Last night I caught a tweet from my school’s spirit club about “theme nights” for the upcoming football season.
- Hawaiian Night
- Jersey Night
- Toga Night
- White Out
- Camo Night
- Neon Night
- America Night
- Green & Gold Night
- Pink Out
- Lights Out!
- Tie Dye
Those themes are for all of the games – home and away. And students will come to those games – home and away. And they will scream their heads off. And they will chant. And they will turn a game on another school’s campus into home field advantage.
In college football, the home crowd is sometimes called the “12th Man.” Sometimes in college basketball, it is the “6th Man.” I am not sure what it is called in high school, but I do know that when a bunch of students show up to cheer on their team in a sports contest no matter the sport, then something neat has happened.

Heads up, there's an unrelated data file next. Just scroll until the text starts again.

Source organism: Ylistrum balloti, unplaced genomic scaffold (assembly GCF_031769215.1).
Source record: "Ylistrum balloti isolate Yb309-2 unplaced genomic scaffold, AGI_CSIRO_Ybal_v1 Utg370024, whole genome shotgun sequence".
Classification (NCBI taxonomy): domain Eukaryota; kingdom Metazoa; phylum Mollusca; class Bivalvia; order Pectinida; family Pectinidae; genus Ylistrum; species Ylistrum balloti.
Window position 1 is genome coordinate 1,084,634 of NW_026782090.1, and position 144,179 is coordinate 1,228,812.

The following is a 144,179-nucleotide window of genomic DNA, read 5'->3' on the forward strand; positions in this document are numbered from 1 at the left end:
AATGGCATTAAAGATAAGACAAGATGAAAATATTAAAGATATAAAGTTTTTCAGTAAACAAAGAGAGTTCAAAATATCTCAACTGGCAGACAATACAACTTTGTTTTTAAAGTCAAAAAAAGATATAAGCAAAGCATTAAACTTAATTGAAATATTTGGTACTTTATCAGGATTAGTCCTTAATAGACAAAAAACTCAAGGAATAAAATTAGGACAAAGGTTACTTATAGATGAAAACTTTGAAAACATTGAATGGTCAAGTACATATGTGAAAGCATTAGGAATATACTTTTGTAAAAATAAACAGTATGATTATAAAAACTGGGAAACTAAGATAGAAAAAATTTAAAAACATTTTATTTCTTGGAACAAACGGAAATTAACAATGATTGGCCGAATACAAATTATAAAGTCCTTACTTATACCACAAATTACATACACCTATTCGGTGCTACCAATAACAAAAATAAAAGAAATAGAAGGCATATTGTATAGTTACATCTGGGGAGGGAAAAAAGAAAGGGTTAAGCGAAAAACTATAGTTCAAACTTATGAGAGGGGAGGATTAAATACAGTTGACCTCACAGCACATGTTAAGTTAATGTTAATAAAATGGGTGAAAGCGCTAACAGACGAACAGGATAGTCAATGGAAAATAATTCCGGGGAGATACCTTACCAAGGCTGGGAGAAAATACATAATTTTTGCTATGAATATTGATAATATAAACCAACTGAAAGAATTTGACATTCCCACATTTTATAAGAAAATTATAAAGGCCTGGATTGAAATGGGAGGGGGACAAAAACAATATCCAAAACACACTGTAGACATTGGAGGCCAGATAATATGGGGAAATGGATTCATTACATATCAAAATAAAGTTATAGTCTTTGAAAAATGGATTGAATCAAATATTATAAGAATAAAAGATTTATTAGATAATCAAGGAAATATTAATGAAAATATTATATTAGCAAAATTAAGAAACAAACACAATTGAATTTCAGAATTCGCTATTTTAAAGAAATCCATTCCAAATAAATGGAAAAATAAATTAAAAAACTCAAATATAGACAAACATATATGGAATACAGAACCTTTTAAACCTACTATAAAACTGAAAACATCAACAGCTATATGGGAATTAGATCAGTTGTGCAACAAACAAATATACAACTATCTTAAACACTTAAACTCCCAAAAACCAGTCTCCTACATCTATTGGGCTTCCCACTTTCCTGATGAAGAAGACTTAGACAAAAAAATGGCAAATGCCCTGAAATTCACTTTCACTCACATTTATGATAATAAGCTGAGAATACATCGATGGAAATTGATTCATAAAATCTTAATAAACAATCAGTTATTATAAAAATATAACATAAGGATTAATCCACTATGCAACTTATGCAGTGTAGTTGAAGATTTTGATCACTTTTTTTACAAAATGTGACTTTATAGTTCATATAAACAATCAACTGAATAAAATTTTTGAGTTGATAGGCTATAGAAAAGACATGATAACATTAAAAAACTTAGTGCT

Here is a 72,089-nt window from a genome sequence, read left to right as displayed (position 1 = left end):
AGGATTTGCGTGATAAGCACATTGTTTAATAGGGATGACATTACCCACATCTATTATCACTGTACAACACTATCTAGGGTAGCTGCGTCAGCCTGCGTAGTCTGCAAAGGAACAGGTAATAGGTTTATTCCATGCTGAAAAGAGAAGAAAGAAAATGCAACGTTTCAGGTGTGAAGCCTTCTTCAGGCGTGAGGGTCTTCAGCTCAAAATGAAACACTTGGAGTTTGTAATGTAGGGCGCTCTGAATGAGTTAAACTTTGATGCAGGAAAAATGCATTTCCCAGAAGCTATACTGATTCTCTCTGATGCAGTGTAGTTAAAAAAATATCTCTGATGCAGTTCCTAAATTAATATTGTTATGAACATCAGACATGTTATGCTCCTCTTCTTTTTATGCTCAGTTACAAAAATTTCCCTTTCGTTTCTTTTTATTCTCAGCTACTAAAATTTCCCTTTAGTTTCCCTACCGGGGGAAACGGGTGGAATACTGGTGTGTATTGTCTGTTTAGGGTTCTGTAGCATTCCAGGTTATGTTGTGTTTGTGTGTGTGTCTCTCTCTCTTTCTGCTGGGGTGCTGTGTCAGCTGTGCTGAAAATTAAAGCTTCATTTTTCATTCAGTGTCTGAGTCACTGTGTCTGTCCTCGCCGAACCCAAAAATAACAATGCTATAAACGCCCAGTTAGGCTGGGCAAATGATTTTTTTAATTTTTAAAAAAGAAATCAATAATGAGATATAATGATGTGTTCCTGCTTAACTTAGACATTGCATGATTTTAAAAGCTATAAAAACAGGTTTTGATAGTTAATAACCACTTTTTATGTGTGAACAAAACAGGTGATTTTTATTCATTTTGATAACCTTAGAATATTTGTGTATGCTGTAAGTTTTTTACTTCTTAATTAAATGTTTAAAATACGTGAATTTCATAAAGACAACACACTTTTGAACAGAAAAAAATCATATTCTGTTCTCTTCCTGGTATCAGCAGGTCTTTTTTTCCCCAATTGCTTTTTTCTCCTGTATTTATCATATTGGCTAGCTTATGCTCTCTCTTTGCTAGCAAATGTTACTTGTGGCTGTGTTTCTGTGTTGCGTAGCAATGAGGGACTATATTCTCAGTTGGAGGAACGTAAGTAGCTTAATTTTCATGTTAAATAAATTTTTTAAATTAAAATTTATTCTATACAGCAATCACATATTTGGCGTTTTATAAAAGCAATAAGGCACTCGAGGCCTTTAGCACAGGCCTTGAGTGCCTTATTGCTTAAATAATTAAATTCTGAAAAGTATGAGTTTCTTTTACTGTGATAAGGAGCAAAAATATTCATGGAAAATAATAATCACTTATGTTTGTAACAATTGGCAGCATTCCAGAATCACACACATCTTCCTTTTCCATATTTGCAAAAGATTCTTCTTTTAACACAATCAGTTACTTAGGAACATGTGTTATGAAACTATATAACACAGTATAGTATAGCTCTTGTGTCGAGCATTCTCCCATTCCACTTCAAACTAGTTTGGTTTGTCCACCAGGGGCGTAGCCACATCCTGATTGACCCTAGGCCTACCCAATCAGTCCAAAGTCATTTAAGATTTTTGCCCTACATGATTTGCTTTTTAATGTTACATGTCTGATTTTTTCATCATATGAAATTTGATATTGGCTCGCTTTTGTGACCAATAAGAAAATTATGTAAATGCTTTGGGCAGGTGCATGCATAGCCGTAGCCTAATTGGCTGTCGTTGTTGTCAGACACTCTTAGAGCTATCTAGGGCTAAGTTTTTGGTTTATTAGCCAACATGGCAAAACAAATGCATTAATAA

But there is something about a Friday night in Clemmons when 600-800 students (yes, we’ve tried to count), show up before a class even starts in mid-August to yell for the football team and announce their presence.
They will be decked out in theme wear and have chants ready. A fantastic student band will come out and keep a rhythm going. A drum line will keep a beat going. A dance team and cheer-leading squad will engage the crowd. And what might be lost in the whole frenzy of the game is that over a third and maybe even half of the student body is at one singular extracurricular activity – cheering, performing, playing, or socializing.
As a community. As a family.
When Raleigh thinks about measuring schools, I might just send them a picture or a video of our students when we score.